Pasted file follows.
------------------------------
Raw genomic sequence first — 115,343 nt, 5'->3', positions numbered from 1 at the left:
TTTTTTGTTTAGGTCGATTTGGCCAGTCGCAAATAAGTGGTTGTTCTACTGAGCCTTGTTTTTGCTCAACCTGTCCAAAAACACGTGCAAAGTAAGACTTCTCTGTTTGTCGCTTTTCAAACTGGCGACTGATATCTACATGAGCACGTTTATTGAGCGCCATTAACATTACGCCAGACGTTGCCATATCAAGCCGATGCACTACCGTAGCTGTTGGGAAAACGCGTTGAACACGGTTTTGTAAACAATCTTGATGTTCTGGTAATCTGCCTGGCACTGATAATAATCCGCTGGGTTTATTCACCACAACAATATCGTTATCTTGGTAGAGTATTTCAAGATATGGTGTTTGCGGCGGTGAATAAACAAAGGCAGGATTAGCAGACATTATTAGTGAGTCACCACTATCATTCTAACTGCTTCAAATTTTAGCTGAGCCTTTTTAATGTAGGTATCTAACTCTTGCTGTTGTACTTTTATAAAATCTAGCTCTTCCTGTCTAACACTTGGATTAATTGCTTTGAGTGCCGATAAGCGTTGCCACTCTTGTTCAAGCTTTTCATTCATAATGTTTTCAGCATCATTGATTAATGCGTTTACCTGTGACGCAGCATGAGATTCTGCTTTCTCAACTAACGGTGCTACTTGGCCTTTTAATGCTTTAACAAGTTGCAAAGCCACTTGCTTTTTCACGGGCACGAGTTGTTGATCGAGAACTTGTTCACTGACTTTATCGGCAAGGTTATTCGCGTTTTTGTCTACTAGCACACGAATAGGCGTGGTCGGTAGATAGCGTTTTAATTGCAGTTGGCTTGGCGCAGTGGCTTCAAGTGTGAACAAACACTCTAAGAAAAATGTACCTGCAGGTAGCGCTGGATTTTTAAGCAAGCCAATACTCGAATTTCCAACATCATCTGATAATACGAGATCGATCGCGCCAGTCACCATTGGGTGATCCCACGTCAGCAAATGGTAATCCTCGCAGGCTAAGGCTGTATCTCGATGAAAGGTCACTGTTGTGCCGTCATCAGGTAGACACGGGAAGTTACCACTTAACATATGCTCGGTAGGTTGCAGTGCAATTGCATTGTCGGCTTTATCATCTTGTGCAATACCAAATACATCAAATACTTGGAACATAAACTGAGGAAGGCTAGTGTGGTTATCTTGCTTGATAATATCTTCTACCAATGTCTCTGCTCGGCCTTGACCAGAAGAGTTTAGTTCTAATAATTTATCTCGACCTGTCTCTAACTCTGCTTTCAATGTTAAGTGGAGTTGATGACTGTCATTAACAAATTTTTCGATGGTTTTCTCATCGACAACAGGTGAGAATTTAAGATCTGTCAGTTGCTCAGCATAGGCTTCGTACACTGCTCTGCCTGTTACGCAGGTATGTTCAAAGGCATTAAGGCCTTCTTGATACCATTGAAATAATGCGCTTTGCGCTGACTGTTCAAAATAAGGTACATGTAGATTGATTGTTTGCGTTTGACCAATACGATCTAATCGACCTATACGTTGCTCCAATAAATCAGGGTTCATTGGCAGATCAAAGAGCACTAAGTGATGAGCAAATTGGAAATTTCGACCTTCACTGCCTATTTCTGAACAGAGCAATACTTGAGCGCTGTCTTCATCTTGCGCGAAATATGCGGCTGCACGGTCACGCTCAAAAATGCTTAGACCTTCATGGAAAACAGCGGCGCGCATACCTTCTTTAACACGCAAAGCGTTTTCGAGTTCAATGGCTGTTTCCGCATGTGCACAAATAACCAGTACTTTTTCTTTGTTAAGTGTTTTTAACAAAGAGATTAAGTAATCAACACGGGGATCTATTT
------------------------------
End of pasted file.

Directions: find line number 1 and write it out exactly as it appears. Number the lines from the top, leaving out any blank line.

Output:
Raw genomic sequence first — 115,343 nt, 5'->3', positions numbered from 1 at the left: